You'll find that you get asked this question in most job interviews, so it's an important one to prepare an answer for. Though it may seem like a rather difficult question to answer, the employer is actually just trying to see how you have thought of yourself in relation to the company.

It's valuable to know how your skills suit the job role, but remember, the employer wants to know how you fit into their company specifically. So when it comes to answering this question, be sure to include details of how your skills suit the job role and how you, personally, suit the company.

This interview question gives you a great opportunity to stand out, so make sure your answer is both memorable and concise. For further advice and information on how to best answer this question, read our blog here.

'What do you know about this company?'

This may seem like a bit of a vain interview question from the company's side, but yet again, it's a very important part of many job interviews. Most companies are proud of their history, culture, and ambitions, and they will want to know you value the same things.

To prepare for this interview question, be sure to do extensive research on the company. Look up important things like:

  • When they started
  • Their biggest projects to date
  • Research they've conducted (if applicable)
  • The company's values and brand identity
Not only will these things help you to answer the question, they'll also help you decide if this is actually a job you want.

'Why did you leave your last job?'

This, understandably, is a very common interview question. Most employers want to know what led to you leaving your last company as it will help them to understand what you look for in a job. Honesty is always the best policy, but if (for instance) you had to resign from your last job because you had a falling out with your boss, be tactful about how you word this.

Here's an example: instead of saying 'I left because I hated my last manager', you could say 'I left my job because the company culture didn't feel like a good fit for me'. It's best to always be reasonably respectful of your previous company - you don't want the interviewer to think you'll end up bad-mouthing their company down the line.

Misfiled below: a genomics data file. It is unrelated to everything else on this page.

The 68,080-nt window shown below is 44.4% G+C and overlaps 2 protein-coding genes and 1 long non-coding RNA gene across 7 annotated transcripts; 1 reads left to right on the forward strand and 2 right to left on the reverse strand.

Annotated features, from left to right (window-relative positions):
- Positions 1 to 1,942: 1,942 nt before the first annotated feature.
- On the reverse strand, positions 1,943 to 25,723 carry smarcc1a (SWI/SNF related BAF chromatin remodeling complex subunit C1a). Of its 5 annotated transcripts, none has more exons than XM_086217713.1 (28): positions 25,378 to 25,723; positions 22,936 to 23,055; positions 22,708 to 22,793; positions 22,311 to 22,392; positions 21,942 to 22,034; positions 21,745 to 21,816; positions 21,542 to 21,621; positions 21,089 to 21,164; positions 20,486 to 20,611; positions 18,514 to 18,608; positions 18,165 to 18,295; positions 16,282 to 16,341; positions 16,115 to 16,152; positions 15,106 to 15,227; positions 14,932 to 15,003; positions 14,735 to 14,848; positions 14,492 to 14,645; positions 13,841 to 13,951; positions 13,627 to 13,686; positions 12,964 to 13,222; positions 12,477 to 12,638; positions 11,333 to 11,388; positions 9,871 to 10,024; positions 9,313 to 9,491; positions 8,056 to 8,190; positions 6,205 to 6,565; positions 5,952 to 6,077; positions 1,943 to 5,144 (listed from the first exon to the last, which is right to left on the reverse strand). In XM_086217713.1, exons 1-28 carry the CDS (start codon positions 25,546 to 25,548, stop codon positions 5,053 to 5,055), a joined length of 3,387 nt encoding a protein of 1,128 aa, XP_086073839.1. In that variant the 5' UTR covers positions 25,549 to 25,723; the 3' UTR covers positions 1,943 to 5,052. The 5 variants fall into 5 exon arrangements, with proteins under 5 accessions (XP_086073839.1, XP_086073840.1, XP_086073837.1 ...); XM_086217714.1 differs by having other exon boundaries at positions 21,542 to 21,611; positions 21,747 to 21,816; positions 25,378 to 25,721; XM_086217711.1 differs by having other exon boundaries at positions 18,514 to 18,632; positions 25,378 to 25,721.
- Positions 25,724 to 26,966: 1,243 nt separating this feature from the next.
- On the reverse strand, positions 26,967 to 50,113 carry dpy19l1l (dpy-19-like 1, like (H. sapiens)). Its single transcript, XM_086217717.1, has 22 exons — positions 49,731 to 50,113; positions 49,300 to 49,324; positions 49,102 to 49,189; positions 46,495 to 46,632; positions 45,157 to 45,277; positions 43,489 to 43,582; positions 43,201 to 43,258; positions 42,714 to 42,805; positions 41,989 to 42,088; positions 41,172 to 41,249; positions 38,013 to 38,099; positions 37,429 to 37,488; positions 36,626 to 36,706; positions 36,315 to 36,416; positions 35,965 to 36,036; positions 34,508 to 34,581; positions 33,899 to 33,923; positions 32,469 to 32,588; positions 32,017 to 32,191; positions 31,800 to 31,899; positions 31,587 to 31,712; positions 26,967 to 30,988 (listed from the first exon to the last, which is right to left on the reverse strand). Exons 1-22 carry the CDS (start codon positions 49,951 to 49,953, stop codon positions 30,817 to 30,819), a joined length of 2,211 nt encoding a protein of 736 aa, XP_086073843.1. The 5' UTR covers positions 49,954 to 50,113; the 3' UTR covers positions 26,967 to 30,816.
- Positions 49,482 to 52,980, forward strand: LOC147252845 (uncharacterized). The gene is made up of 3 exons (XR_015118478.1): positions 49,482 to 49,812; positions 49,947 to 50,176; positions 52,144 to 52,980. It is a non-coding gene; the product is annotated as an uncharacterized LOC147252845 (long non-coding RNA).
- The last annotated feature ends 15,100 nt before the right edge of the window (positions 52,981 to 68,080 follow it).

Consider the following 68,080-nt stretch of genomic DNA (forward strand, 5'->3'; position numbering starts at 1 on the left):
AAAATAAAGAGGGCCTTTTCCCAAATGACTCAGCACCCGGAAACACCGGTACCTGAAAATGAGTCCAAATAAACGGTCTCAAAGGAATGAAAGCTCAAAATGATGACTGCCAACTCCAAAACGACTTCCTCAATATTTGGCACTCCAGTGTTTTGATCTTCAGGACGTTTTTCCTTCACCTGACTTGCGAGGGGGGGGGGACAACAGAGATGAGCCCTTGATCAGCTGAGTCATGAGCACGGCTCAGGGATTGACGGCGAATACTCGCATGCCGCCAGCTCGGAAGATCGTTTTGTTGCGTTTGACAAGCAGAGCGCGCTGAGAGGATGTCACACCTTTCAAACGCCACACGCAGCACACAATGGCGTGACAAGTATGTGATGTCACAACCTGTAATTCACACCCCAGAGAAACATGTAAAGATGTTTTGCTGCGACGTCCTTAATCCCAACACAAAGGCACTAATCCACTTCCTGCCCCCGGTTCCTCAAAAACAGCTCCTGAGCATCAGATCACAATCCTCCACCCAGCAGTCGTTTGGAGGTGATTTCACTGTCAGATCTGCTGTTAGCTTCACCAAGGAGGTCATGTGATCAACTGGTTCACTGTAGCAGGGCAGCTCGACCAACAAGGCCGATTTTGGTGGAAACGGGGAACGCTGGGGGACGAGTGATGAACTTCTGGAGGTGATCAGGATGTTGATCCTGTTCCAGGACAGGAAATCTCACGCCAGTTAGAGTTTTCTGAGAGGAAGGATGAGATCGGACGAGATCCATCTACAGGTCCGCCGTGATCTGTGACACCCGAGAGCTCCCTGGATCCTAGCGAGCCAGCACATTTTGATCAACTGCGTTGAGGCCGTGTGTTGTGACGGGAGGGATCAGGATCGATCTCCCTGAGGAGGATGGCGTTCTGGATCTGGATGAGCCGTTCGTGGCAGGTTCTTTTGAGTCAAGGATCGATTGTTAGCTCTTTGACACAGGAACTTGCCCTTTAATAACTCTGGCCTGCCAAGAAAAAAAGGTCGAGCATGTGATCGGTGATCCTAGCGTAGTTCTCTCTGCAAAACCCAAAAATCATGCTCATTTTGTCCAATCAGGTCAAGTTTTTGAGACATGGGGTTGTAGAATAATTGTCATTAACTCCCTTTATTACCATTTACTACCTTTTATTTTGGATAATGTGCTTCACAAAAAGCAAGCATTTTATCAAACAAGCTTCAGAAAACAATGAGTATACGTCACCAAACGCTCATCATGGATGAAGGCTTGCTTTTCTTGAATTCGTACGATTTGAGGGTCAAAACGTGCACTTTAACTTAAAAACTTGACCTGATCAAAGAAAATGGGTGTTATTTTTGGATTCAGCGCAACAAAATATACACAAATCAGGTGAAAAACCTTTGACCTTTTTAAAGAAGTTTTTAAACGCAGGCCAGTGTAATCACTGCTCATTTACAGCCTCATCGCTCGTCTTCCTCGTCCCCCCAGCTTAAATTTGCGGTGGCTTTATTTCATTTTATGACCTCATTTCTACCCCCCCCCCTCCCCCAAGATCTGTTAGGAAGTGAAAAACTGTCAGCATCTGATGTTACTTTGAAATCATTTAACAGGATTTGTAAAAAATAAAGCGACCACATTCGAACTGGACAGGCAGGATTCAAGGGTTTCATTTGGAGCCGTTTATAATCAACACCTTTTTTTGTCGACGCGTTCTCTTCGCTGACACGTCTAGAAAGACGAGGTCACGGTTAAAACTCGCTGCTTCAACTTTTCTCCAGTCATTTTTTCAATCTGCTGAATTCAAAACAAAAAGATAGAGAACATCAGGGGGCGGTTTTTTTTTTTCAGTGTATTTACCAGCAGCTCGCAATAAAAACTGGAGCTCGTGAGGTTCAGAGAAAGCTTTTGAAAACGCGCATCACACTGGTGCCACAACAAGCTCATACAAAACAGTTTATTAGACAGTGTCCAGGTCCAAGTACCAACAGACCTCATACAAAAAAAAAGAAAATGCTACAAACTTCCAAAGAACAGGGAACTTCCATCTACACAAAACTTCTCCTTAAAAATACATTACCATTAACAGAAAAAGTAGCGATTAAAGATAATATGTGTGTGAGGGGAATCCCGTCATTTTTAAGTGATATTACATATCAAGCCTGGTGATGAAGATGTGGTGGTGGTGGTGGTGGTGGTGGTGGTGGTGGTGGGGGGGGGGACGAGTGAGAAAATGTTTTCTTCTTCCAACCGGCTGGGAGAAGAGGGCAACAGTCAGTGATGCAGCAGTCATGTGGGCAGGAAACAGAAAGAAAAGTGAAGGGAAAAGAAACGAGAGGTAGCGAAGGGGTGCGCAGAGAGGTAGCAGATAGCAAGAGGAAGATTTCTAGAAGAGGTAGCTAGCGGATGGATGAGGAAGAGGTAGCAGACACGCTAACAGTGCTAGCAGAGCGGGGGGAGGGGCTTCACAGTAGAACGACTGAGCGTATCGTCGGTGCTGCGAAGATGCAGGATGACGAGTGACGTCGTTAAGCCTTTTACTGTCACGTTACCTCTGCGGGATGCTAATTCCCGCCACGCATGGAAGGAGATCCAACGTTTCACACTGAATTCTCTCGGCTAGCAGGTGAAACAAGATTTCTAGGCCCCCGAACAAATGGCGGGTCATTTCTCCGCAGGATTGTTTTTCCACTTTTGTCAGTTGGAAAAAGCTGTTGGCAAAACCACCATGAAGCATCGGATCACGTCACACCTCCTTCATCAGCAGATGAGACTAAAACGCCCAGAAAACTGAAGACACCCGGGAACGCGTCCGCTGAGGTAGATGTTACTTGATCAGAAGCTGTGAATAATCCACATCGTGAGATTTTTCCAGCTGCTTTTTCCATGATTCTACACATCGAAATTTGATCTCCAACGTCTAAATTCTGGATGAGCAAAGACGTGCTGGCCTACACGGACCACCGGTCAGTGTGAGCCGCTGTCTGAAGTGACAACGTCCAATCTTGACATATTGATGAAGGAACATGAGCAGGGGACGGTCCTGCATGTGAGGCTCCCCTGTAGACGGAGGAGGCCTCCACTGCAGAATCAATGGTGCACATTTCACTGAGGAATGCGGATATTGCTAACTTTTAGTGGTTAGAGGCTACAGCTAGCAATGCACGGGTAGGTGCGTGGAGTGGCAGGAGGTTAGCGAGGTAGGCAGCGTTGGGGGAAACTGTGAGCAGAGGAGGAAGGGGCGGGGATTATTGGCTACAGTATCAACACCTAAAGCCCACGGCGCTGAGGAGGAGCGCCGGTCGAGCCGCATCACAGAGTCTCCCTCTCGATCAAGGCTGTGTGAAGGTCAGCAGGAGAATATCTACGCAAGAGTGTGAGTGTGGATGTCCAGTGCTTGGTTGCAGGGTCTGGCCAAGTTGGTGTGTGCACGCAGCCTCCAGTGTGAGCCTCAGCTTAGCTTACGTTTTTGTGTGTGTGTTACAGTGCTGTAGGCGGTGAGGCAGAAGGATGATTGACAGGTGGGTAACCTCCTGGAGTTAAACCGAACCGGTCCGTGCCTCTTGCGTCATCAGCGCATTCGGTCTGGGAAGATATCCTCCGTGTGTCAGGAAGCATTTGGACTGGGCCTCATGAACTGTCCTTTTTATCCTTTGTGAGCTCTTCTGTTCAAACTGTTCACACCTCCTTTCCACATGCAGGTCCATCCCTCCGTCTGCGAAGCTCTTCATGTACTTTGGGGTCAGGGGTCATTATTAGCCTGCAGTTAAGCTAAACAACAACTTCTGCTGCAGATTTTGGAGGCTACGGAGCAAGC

'What's your greatest achievement?'

Compared to some of the other questions we've covered today, this is a much nicer one to prepare for. The best way to prepare for this question is to think back through all the things you're proud of. It's best to think of professional achievements, but you can use more general life events too as long as they reflect your suitability for the job.

You can use any awards you've won, successes with clients, big breakthroughs, or even the grade you received at university. You could even use the birth of your child or your marriage if you think this is relevant to the role; for example, if becoming a parent has made you more conscientious, or planning your wedding made you more organised, these are unique answers that will stand out in an employer's mind.

We hope these common interview questions and answers have helped you prepare for your upcoming interview! If you're still looking for jobs, click here to browse the latest science jobs from HRS.

Should I Move Abroad for Work?

Have you ever considered moving abroad for work? Given the sense of unease surrounding careers in the United Kingdom due to current political events, many people have found themselves in the same boat.

However, this is not a decision to take lightly. There are several factors that should play into your decision to move abroad for work, and it’s important to think carefully before making this big life choice.

Here are some things to consider before deciding to uproot and continue your career in another country. 


Job Market

United Kingdom:

Despite Brexit fears, it seems as if the science industry in the UK is still growing. A study by the Science Industry Partnership found these encouraging statistics concerning the UK science industry:

“The forecast scenarios illustrate that overall the science industry's cumulative demand for staff between 2015 and 2025 will be in the range of 180,000 to 260,000 staff. […]

>"The majority of demand will be replacement demand for people leaving the industry, largely due to retirement; accounting for between 177,000 to 185,000 jobs across the science industries by 2025. New jobs created due to growth will account for up to 77,000 jobs.”

So staying in the UK is not only plausible, it is potentially quite a lucrative move. With the UK’s high demand for scientific minds, the job opportunities here should continue to increase over the coming years.

Working Abroad: